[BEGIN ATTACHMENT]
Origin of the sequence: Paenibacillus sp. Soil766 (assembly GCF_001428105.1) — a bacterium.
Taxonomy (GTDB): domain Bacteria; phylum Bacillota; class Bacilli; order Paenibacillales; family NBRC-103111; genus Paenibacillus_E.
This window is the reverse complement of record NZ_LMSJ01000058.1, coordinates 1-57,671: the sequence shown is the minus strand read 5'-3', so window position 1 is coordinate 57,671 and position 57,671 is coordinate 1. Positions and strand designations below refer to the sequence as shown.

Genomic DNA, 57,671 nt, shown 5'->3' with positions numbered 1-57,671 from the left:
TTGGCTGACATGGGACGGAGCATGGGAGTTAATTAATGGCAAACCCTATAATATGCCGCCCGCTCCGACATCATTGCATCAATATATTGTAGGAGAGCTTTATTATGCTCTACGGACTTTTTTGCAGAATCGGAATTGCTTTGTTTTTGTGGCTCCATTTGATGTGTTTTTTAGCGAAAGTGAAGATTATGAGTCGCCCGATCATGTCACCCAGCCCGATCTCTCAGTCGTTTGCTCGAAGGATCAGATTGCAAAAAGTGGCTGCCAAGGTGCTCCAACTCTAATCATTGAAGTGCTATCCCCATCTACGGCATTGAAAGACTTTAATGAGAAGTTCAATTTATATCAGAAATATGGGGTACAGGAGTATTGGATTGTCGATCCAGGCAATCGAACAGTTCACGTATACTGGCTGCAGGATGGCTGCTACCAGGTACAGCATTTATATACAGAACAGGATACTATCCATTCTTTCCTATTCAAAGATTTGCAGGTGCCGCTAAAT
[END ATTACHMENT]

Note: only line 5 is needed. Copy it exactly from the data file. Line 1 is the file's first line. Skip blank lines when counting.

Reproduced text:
TTGGCTGACATGGGACGGAGCATGGGAGTTAATTAATGGCAAACCCTATAATATGCCGCCCGCTCCGACATCATTGCATCAATATATTGTAGGAGAGCTTTATTATGCTCTACGGACTTTTTTGCAGAATCGGAATTGCTTTGTTTTTGTGGCTCCATTTGATGTGTTTTTTAGCGAAAGTGAAGATTATGAGTCGCCCGATCATGTCACCCAGCCCGATCTCTCAGTCGTTTGCTCGAAGGATCAGATTGCAAAAAGTGGCTGCCAAGGTGCTCCAACTCTAATCATTGAAGTGCTATCCCCATCTACGGCATTGAAAGACTTTAATGAGAAGTTCAATTTATATCAGAAATATGGGGTACAGGAGTATTGGATTGTCGATCCAGGCAATCGAACAGTTCACGTATACTGGCTGCAGGATGGCTGCTACCAGGTACAGCATTTATATACAGAACAGGATACTATCCATTCTTTCCTATTCAAAGATTTGCAGGTGCCGCTAAAT